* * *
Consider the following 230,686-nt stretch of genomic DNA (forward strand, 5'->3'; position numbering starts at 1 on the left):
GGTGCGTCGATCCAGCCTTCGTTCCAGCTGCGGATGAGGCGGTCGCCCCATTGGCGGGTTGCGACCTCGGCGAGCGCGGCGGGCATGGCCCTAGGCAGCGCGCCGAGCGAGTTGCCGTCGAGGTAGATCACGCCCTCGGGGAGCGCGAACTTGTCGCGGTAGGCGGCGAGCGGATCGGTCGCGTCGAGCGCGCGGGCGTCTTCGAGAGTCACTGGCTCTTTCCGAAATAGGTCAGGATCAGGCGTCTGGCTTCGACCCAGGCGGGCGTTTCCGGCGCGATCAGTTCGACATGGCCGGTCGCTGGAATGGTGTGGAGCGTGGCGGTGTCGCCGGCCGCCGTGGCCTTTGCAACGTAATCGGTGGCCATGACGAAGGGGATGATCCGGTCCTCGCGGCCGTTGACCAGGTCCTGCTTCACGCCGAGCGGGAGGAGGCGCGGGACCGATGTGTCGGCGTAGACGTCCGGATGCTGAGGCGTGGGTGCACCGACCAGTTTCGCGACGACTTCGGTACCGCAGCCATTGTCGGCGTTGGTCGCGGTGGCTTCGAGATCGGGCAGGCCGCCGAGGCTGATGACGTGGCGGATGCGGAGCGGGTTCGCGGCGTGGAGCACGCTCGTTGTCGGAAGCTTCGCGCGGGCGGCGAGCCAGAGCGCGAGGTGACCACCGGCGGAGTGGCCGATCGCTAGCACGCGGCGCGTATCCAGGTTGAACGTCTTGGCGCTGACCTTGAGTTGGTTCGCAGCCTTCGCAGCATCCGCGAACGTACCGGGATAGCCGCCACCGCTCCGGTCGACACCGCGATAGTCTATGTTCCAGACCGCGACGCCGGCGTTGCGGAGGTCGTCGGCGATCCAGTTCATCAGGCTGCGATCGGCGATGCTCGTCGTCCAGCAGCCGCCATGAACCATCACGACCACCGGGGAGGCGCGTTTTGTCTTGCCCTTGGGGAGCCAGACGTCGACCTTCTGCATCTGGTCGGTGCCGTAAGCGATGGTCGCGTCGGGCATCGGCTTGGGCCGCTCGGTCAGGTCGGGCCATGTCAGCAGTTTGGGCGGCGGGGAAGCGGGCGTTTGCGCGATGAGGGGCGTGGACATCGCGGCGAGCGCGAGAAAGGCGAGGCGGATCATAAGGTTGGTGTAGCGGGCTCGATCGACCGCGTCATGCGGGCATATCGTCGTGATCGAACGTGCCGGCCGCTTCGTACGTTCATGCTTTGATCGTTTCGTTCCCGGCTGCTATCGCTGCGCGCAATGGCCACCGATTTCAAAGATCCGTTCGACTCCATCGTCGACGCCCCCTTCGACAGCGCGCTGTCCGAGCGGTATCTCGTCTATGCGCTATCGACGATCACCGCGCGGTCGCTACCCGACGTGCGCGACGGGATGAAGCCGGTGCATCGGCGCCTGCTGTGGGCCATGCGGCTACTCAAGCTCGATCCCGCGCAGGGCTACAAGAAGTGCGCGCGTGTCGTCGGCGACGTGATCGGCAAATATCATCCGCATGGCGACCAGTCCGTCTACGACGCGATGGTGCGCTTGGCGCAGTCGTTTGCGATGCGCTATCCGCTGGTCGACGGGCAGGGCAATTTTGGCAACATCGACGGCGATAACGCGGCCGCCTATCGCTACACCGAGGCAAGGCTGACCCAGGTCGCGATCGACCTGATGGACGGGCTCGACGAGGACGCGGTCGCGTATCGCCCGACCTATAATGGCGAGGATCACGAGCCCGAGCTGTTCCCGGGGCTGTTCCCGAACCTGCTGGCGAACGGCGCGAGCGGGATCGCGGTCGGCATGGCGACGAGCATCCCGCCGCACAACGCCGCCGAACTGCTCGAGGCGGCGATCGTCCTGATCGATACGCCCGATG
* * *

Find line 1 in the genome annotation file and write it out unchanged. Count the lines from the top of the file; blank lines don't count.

Consider the following 230,686-nt stretch of genomic DNA (forward strand, 5'->3'; position numbering starts at 1 on the left):